Does this mean I can use Seq as a database? - No, Seq would make a lousy general-purpose database :-). The SQL operations being added are the ones that make sense for ad-hoc log analysis: you'd quickly hit limitations using it as an application data store.

Is Seq targeting metrics collection scenarios? - Though Seq 3.0 can do light metrics duties with these features, particulary time() groupings and aggregate functions, the focus of SQL queries is ad-hoc log analysis, not primary metrics workloads. Metrics packages (like InfluxDB, from which the time() syntax is borrowed, and Grafana, an excellent dashboarding UI for InfluxDB and other back-ends) can store points much more efficiently than is possible for log events, use techniques like downsampling to work better with high volume numeric information, and focus much more strongly on graphical presentation rather than raw data.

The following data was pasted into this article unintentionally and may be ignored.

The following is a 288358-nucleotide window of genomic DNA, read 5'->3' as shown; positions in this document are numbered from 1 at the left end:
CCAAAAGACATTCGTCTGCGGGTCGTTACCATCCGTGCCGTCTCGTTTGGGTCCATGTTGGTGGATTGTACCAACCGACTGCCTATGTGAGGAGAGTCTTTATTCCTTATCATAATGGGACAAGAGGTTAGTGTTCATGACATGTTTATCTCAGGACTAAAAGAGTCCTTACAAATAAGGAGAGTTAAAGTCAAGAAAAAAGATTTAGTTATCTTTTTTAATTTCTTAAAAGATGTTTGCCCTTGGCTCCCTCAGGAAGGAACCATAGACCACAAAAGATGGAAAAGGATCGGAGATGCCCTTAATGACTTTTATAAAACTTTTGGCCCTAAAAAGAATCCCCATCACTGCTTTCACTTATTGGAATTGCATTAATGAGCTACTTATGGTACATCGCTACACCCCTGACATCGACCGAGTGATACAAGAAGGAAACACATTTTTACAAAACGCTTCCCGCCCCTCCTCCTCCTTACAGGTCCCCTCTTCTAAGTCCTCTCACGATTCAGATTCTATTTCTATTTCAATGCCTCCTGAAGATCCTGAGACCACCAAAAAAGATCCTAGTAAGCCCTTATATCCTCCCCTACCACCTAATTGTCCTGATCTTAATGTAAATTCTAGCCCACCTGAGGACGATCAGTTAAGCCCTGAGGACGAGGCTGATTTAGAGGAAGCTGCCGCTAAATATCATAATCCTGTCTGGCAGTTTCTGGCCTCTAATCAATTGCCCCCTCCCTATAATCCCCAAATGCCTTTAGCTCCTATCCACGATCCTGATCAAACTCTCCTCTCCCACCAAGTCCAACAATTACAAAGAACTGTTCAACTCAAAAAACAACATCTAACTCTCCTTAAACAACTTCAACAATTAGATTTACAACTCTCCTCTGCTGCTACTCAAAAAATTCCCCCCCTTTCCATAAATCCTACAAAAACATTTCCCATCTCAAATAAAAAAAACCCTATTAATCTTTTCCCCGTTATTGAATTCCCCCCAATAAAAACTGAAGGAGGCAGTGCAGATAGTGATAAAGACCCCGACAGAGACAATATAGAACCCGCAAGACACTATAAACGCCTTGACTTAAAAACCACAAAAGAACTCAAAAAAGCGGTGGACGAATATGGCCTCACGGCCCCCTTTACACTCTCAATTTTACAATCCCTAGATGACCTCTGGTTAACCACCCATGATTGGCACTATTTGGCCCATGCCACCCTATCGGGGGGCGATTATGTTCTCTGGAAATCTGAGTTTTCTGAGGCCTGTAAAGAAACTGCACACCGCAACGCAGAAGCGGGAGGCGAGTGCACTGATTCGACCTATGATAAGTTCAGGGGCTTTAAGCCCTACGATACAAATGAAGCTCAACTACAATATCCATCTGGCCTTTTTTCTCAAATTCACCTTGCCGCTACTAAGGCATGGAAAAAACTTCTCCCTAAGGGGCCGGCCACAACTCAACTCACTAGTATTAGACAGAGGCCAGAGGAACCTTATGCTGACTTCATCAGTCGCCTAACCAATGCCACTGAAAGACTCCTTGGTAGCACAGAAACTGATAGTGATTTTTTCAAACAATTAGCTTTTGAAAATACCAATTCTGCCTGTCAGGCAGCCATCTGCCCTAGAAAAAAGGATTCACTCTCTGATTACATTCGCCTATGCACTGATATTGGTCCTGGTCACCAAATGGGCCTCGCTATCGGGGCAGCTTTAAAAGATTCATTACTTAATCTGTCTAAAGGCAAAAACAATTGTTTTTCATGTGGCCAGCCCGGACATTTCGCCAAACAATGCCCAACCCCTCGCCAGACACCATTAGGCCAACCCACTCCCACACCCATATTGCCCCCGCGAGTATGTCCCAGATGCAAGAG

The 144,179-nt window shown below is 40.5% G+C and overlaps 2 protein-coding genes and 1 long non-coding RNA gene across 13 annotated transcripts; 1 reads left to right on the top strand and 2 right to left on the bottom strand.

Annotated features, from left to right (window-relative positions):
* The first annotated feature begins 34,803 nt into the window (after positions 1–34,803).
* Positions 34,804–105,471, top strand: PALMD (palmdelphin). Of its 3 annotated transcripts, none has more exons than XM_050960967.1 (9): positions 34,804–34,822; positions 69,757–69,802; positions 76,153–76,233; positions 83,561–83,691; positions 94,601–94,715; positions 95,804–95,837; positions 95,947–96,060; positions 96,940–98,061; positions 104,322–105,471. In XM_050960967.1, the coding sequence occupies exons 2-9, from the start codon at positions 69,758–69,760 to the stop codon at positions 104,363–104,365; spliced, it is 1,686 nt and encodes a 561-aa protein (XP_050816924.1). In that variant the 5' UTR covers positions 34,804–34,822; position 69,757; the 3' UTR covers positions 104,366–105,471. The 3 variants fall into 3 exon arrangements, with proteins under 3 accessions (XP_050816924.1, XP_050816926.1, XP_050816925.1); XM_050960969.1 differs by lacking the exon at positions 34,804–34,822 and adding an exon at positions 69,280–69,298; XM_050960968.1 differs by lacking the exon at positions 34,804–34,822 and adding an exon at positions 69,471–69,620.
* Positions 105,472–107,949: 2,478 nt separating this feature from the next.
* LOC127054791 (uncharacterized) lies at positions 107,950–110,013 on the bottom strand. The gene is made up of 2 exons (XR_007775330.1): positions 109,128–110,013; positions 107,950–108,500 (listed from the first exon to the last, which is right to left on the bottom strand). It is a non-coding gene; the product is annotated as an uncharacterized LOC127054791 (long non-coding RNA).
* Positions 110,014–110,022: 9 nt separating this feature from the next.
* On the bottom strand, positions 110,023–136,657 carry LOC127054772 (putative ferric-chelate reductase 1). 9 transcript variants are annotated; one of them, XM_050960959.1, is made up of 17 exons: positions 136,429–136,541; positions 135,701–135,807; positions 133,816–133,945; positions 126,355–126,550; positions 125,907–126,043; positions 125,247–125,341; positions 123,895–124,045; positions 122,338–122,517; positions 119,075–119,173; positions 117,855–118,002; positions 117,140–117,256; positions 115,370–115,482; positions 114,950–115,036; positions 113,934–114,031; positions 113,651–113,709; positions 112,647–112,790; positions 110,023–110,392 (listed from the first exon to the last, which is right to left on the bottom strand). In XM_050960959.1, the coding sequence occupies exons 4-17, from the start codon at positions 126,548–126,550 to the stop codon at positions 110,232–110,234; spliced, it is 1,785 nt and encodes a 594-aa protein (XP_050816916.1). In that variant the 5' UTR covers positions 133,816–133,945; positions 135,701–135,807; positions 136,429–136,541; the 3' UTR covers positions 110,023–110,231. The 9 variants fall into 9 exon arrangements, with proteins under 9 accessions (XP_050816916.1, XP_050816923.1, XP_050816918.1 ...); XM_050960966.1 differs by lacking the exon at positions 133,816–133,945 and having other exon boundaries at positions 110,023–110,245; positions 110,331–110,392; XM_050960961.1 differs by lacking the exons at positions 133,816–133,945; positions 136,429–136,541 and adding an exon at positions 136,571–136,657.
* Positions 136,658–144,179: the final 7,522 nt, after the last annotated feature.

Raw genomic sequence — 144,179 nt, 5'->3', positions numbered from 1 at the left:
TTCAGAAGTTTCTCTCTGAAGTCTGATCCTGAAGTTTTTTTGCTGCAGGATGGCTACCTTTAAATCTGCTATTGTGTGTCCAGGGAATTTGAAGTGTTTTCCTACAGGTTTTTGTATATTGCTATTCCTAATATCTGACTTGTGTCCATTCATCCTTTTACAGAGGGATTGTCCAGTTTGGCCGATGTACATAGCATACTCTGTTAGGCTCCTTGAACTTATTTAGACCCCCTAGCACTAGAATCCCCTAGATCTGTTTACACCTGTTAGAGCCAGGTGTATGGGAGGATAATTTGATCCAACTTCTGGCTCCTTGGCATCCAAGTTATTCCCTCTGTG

SQL queries are a powerful foundation that we'll keep building on throughout the 3.x cycle. More information on what's supported today can be found in the documentation.

Installing and Upgrading

Download the new version from the Seq website. It's an MSI installer, and getting started is a five-minutes process. Seq ships with a free single-user license that you can use on developer workstations, or you can get a 30-day trial key to enable authentication and SSL support.

Seq 3.0 is an in-place upgrade from all prior Seq versions back to Seq 1.0. Customers with a current paid license can upgrade to Seq 3.0 for free within the support period, or obtain a trial key to use the new release for 30 days.